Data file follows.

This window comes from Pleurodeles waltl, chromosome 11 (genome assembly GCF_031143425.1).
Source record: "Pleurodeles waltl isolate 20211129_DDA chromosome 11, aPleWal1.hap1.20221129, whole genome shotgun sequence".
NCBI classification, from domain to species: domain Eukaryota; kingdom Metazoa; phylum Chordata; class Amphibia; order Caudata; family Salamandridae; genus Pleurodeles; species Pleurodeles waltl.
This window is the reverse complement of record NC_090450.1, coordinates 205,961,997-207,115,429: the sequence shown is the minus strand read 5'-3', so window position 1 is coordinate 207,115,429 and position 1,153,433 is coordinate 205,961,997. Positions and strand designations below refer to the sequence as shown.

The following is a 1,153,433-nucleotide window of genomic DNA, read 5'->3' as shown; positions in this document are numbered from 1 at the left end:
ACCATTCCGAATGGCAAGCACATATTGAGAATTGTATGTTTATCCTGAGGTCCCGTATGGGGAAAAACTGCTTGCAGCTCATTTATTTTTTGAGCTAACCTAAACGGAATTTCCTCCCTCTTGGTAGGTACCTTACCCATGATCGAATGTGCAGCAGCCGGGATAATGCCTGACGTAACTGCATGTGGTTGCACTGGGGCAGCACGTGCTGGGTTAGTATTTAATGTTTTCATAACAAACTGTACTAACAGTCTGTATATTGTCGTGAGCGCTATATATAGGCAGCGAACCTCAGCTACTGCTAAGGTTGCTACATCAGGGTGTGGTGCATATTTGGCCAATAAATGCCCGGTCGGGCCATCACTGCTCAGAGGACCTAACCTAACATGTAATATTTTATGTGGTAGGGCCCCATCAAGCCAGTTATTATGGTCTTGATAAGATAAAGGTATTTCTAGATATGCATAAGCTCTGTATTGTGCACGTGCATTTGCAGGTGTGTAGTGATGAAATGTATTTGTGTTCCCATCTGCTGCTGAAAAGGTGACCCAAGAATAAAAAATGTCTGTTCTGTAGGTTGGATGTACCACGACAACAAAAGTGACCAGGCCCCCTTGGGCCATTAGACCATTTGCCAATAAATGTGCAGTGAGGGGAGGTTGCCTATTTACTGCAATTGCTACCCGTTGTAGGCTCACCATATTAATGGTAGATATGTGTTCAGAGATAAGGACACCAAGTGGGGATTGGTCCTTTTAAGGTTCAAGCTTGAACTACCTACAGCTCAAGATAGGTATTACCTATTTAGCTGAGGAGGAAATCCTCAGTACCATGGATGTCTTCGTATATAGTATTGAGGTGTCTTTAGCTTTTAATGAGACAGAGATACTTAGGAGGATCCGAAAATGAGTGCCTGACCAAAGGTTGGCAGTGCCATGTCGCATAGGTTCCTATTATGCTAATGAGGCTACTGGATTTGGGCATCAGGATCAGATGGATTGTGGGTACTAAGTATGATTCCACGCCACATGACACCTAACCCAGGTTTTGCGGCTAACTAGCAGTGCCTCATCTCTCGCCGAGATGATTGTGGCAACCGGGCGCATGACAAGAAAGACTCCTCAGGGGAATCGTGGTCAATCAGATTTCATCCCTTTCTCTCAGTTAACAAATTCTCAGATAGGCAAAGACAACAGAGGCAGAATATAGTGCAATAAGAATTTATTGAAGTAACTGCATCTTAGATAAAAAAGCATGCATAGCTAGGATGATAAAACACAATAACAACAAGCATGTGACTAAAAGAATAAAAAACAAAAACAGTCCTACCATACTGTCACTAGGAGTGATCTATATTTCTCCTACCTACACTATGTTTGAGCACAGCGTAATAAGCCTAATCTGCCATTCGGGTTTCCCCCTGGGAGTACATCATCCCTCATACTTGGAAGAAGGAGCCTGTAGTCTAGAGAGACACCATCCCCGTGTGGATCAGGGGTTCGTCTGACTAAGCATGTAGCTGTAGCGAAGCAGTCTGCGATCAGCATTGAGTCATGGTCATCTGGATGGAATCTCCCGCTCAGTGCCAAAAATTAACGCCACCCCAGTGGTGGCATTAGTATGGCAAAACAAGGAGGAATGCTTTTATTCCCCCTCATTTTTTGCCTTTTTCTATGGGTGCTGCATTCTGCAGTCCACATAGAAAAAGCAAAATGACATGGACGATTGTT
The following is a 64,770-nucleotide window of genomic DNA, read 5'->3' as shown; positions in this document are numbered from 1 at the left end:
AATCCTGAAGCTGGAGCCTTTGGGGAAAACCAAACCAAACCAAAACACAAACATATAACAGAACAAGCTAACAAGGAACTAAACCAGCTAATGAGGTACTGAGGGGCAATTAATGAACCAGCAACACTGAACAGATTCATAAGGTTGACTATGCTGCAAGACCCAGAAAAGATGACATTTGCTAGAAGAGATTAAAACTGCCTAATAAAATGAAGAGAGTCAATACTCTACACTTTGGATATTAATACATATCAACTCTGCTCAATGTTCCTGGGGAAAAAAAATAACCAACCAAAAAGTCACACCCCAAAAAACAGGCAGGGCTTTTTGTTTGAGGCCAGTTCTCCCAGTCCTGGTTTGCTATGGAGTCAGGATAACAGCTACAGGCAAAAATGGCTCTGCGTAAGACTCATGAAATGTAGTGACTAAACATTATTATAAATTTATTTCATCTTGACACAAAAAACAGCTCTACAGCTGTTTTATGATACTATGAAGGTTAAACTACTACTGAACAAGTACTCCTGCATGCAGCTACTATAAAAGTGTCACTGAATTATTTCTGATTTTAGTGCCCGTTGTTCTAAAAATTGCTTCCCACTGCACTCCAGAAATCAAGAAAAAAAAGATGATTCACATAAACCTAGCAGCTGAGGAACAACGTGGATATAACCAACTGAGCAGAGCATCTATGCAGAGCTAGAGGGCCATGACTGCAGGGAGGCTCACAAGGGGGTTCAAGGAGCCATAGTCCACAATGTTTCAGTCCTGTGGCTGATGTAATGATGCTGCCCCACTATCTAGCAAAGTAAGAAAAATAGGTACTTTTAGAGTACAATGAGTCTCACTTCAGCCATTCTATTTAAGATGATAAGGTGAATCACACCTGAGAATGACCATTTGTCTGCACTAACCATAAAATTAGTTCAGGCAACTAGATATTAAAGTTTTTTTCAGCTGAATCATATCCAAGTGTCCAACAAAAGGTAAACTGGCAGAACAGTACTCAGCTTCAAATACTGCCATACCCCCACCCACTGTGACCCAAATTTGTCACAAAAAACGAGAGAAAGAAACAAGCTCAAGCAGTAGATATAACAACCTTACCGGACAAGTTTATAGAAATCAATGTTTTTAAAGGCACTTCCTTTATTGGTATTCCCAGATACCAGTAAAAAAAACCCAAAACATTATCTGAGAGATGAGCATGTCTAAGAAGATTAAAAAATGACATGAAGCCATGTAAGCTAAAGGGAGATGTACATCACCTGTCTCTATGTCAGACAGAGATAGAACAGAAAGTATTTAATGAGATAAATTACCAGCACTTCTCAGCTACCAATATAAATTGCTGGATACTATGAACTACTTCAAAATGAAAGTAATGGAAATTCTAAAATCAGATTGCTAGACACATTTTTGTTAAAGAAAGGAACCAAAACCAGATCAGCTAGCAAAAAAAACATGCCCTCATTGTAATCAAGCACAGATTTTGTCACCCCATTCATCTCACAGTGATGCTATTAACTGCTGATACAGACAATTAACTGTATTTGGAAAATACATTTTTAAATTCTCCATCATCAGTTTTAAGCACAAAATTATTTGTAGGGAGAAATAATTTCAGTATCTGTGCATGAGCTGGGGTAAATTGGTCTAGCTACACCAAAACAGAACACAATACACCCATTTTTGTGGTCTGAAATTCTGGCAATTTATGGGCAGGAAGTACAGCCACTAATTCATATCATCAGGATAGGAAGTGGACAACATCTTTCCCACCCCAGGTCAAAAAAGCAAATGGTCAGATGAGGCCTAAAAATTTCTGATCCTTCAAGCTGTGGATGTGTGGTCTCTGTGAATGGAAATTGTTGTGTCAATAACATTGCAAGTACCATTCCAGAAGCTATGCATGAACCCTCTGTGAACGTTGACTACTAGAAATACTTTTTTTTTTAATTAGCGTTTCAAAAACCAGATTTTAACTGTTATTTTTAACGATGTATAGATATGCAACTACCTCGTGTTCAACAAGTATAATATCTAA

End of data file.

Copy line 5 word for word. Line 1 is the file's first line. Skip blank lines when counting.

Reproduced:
The following is a 1,153,433-nucleotide window of genomic DNA, read 5'->3' as shown; positions in this document are numbered from 1 at the left end: